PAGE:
This is a perspective I wish I had long ago. Creativity is a funny thing. It’s arguably in all of us, yet it isn’t always easy to access. In fact, sometimes it's downright fickle – here one moment and gone the next. It occurs to me that we appeal to our creativity for so many things that it couldn't possibly keep up: fulfillment, release, expression, notoriety, escape, and money (to name a few). Perhaps the last is the most troublesome.
I’ve learned that creativity must be nurtured. For instance, I’m a creative person. I’ve been involved in music and writing for as long as I can remember. In simpler times – when I didn’t have to support myself – the creativity flowed freely like a voluptuous, babbling brook. I didn’t place expectations on it; I just let it be. I promised myself that I would practice every day in order to polish my art, but I never charged creativity with supporting my entire existence.
That was until I graduated college with a BFA. From that day forward, my creativity was to be the sole breadwinner. My art and my income. My defining feature and my sugar daddy. And you know what? Eventually it dried up. It couldn’t take the strains of being my everything. Once I depended on it to save me from a life of bartending, it decided to pack its bags and seek another bartender with a better outlook.
Now this sounds rather miserable, I know. And sometimes it can be, but the main idea is to treat your creativity as an equal. Freely put it out in the world without any expectations. Creativity doesn’t like to be relied on. It likes to... create. The good news is that it never truly departs. Oftentimes it’s just buried under fear, or stress, or fatigue from working until 4:00 a.m.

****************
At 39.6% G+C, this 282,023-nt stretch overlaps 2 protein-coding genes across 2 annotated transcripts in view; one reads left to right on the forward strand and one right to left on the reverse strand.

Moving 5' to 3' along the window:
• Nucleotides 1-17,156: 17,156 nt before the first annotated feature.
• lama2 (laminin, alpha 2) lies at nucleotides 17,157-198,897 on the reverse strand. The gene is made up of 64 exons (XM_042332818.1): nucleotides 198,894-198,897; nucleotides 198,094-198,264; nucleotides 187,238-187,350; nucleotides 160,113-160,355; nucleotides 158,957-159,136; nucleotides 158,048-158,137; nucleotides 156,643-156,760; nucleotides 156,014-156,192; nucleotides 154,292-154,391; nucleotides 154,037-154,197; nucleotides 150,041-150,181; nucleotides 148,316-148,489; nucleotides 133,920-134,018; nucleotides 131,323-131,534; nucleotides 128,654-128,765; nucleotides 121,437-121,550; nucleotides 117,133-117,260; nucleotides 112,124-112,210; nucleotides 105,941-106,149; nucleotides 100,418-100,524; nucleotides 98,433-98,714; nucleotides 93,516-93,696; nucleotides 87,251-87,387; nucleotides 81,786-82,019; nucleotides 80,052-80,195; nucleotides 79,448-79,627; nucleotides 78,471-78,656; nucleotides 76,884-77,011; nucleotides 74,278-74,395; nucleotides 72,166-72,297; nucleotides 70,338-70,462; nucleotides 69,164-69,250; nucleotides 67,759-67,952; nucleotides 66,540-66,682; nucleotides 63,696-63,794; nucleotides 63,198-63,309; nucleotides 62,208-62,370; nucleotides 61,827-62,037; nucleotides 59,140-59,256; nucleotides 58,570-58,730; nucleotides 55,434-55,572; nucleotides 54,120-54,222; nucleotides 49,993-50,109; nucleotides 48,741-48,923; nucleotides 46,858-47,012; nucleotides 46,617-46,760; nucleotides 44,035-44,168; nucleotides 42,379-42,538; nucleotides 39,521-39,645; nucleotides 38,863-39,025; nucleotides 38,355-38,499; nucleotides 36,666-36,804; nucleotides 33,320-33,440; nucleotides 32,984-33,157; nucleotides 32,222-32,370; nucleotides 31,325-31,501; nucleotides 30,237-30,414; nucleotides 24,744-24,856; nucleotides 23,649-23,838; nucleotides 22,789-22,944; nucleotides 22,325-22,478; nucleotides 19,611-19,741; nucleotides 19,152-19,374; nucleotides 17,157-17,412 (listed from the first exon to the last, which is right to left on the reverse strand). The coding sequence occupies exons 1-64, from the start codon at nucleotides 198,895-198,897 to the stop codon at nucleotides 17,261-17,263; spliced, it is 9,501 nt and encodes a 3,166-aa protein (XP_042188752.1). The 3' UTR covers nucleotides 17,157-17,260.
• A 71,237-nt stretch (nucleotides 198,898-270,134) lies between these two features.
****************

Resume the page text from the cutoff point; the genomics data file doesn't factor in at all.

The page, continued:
I know what you’re thinking. "That’s all fine and good, but how am I supposed to make money?" My answer: You’re creative! You’ll figure it out.
It wasn’t until I took the burden off of my creativity that it came back out to play. I still seek creative outlets, but I don’t depend on them to be my source of income or ticket to fame. If unimaginable riches are a by-product, then so be it!
So, here’s what I’m suggesting: let creativity off the hook. That doesn’t mean I think you should give up your goals. Quite the contrary. Always chase the dream! Practice your art. Put your work out there where it can be discovered. Just don’t expect anything. I think that’s the most important lesson. You have to be okay with no results. It can’t affect your pursuit. After all, you got into music one day because it felt good and resonated within you. Trace your passion back to its root, and you might be surprised by how fulfilled you feel.
As for the day job? Do whatever you'd like! It won’t be forever, and it will provide room and board for you and your creativity.
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Jonathan Hack is a Brooklyn resident, musician, writer, and ping pong aficionado. His career in the theatre has spanned acting, music direction, production, carpentry, and more. As a marketer, he has worked with major brands in music and fashion. He is a proud member of AEA and NATS. Follow him on Twitter @writerninja and on Instagram @jonnyhack.